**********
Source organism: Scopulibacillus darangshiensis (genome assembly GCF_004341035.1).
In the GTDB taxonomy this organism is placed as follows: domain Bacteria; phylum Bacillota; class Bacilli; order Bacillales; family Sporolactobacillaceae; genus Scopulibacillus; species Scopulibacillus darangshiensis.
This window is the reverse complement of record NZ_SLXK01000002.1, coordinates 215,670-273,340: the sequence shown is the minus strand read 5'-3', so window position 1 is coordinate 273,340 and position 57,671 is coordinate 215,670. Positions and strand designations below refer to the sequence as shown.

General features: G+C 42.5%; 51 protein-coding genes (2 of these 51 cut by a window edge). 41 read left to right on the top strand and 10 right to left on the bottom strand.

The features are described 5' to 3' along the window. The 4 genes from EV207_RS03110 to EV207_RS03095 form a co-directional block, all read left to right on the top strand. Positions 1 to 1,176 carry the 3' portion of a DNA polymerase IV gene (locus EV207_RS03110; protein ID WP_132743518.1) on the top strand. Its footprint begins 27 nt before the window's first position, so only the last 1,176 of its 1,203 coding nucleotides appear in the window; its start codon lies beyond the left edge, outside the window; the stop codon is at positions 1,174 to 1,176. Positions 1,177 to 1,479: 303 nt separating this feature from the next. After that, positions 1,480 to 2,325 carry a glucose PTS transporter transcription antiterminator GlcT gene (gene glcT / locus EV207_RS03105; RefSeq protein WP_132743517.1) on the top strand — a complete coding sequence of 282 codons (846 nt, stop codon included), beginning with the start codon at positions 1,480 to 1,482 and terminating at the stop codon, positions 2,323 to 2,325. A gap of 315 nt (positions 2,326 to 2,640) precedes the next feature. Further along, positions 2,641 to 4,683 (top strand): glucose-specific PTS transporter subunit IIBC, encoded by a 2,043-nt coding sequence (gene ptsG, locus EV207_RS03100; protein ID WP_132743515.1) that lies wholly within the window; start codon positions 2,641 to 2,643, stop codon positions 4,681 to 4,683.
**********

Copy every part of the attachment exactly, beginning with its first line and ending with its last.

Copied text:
Source organism: Scopulibacillus darangshiensis (genome assembly GCF_004341035.1).
In the GTDB taxonomy this organism is placed as follows: domain Bacteria; phylum Bacillota; class Bacilli; order Bacillales; family Sporolactobacillaceae; genus Scopulibacillus; species Scopulibacillus darangshiensis.
This window is the reverse complement of record NZ_SLXK01000002.1, coordinates 215,670-273,340: the sequence shown is the minus strand read 5'-3', so window position 1 is coordinate 273,340 and position 57,671 is coordinate 215,670. Positions and strand designations below refer to the sequence as shown.

General features: G+C 42.5%; 51 protein-coding genes (2 of these 51 cut by a window edge). 41 read left to right on the top strand and 10 right to left on the bottom strand.

The features are described 5' to 3' along the window. The 4 genes from EV207_RS03110 to EV207_RS03095 form a co-directional block, all read left to right on the top strand. Positions 1 to 1,176 carry the 3' portion of a DNA polymerase IV gene (locus EV207_RS03110; protein ID WP_132743518.1) on the top strand. Its footprint begins 27 nt before the window's first position, so only the last 1,176 of its 1,203 coding nucleotides appear in the window; its start codon lies beyond the left edge, outside the window; the stop codon is at positions 1,174 to 1,176. Positions 1,177 to 1,479: 303 nt separating this feature from the next. After that, positions 1,480 to 2,325 carry a glucose PTS transporter transcription antiterminator GlcT gene (gene glcT / locus EV207_RS03105; RefSeq protein WP_132743517.1) on the top strand — a complete coding sequence of 282 codons (846 nt, stop codon included), beginning with the start codon at positions 1,480 to 1,482 and terminating at the stop codon, positions 2,323 to 2,325. A gap of 315 nt (positions 2,326 to 2,640) precedes the next feature. Further along, positions 2,641 to 4,683 (top strand): glucose-specific PTS transporter subunit IIBC, encoded by a 2,043-nt coding sequence (gene ptsG, locus EV207_RS03100; protein ID WP_132743515.1) that lies wholly within the window; start codon positions 2,641 to 2,643, stop codon positions 4,681 to 4,683.